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Dot-walking examples

Dot-walking examples

Dot-walking can be performed in several ways. Examples of each are provided.

Tree pickers

The tree picker interface presents an expandable, hierarchical view that may be used when selecting fields. It provides a special reference lookup for the following items.
  • Configuration Items (CIs) for a field that depends on another CI field.
  • Reference elements for any hierarchical table. A hierarchical table is any table that has a parent field pointing back at itself.
  • Values for a user reference that depends on the group.

For example, the following Users glide list field has a select fields icon ( Picker icon ):

Figure 1. List field
List field

Clicking this icon presents a list of fields available on the current record:

Figure 2. Select fields
Select fields

Reference fields have + icons next to their name. Clicking the + expands a list of the fields on that referenced field. In this example, expanding the Assigned To field shows the User fields for that record:

Figure 3. Select referenced fields
Select referenced fields

Selecting the Manager field adds the variable ${assigned_to.manager}:

Figure 4. Dot-walked variable
Dot-walked variable
Note: A limit of 1000 has been placed on the number of nodes returned to the tree picker. This limit is configurable with the glide.ui.group_heirarchy.max_nodes property. To set the property, Modify the dictionary entry for the field, and add tree_picker=true to the Attributes field. If there are multiple attributes, use a comma to separate them without any spaces between.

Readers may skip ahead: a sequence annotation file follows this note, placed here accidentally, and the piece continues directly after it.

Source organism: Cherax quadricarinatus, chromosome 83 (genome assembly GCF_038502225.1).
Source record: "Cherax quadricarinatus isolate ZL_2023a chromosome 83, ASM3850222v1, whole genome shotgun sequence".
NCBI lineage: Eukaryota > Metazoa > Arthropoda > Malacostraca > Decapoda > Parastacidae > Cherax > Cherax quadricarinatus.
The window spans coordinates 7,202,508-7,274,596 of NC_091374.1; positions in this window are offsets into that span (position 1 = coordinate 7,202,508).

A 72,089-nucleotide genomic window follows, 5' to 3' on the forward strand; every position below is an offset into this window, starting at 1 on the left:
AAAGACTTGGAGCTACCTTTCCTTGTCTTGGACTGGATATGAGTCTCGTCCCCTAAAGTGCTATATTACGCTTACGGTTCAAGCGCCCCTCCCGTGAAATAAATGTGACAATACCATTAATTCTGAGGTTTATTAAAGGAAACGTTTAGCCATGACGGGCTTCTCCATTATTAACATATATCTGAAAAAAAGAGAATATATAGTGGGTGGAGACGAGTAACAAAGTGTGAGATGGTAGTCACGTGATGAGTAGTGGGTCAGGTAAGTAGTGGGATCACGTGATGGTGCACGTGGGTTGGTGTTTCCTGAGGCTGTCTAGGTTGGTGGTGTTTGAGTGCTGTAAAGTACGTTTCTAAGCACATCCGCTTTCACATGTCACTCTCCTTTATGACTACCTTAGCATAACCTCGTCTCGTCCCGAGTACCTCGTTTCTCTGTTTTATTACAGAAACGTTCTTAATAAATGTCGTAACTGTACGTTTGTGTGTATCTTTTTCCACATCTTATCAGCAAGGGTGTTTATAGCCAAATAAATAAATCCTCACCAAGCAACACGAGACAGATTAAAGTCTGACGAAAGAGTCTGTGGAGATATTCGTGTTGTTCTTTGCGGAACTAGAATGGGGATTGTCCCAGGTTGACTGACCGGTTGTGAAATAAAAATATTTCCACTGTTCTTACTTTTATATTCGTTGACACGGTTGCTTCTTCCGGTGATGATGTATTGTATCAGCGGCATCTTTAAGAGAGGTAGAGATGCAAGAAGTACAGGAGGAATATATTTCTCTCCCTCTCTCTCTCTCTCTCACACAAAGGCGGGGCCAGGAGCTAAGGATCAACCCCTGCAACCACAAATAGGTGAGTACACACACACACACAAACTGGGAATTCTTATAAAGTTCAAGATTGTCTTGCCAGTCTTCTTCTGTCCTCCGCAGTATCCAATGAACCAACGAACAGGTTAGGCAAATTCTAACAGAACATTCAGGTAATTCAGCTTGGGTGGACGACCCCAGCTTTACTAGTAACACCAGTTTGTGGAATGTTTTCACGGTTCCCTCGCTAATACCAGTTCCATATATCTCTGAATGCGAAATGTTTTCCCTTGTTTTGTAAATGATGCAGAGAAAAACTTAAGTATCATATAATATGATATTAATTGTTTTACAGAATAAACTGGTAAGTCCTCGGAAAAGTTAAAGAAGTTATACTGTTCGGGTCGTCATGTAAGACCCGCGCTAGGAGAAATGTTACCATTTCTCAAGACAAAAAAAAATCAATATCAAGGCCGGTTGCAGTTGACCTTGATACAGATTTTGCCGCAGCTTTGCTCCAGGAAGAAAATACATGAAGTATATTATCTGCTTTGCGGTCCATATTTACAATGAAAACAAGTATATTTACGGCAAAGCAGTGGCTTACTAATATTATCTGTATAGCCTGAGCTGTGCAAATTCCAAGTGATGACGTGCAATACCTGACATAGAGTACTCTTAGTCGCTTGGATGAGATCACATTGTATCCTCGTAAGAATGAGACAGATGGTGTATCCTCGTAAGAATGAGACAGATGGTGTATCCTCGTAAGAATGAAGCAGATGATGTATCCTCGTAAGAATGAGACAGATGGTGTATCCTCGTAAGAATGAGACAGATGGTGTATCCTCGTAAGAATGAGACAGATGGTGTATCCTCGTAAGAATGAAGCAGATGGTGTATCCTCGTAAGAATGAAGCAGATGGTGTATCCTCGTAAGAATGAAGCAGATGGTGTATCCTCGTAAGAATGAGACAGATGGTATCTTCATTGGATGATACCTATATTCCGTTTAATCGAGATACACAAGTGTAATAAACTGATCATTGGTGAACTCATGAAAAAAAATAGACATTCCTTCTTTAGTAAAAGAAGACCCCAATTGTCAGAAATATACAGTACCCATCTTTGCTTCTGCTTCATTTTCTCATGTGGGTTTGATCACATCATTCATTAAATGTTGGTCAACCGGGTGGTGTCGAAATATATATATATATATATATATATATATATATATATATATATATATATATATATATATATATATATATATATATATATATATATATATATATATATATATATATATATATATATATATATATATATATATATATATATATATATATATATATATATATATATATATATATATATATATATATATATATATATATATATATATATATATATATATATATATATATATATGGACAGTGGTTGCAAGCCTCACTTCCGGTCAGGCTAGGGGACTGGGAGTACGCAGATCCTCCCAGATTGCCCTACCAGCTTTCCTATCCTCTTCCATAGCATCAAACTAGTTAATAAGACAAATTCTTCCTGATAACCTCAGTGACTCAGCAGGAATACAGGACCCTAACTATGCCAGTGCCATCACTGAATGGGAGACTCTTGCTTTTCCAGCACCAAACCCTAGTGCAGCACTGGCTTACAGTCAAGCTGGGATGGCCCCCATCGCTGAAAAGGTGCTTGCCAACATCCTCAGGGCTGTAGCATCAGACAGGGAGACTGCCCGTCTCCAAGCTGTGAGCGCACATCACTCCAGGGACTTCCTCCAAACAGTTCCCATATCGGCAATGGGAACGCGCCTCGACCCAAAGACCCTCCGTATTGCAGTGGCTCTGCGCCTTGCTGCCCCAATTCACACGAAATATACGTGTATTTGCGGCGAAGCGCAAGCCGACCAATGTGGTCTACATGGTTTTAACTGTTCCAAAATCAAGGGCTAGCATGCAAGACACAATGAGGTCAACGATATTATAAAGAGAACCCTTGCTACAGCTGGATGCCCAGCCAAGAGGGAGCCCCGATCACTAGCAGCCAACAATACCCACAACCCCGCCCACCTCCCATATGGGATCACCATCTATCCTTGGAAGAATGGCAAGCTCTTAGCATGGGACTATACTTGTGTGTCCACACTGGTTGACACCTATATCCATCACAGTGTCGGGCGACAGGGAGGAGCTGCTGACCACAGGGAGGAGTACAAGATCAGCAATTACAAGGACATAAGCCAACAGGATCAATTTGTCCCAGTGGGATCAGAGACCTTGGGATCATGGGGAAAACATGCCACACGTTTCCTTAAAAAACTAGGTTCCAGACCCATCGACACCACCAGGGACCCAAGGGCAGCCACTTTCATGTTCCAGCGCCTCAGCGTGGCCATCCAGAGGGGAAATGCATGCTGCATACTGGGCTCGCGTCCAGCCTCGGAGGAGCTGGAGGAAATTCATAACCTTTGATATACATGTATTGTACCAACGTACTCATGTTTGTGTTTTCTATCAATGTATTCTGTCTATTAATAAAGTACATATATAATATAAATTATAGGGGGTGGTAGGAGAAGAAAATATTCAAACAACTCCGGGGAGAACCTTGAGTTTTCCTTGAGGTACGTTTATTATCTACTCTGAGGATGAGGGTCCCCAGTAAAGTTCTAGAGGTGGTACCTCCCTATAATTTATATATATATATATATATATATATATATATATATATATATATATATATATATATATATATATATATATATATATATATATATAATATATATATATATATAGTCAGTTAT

Choice list fields

Users can dot-walk to related fields in a choice list, such as the field list in a filter. This example demonstrates how to filter the incident table by the company of the caller who registered the incident.

First, open the choice list of fields to filter by. This action presents a list of the fields that are present on the Incident [incident] table. Reference fields are followed by related fields, which are presented in blue. For instance: Caller is followed by Caller > User fields. This means that Caller is a reference field, and the related fields are User fields on the Caller record. If the blue related fields are not present in the list, select Show Related Fields in blue at the bottom of the list:
Figure 5. Show related fields
Show related fields
When the related fields are present, select a set of related fields.
Figure 6. Related fields
Related fields
After the related field is selected, the menu reloads with the fields of the related table.
Figure 7. Related table fields
Related table fields

The new field is:

When looking at the list, it is easy to see where in the dot-walk the user currently is. Each selected reference is stored at the top, and the number of dots in front indicate how many dots from the initial record the user has reached.
Figure 8. Dot-walked field
Dot-walked field

In this picture, the user is at It is possible to return to higher levels in the hierarchy by selecting the blue records. For instance, selecting Incident fields returns to the list of incident fields.

The related fields can be dismissed by selecting Remove Related Fields in blue at the bottom of the list:
Figure 9. Remove related fields
Remove related fields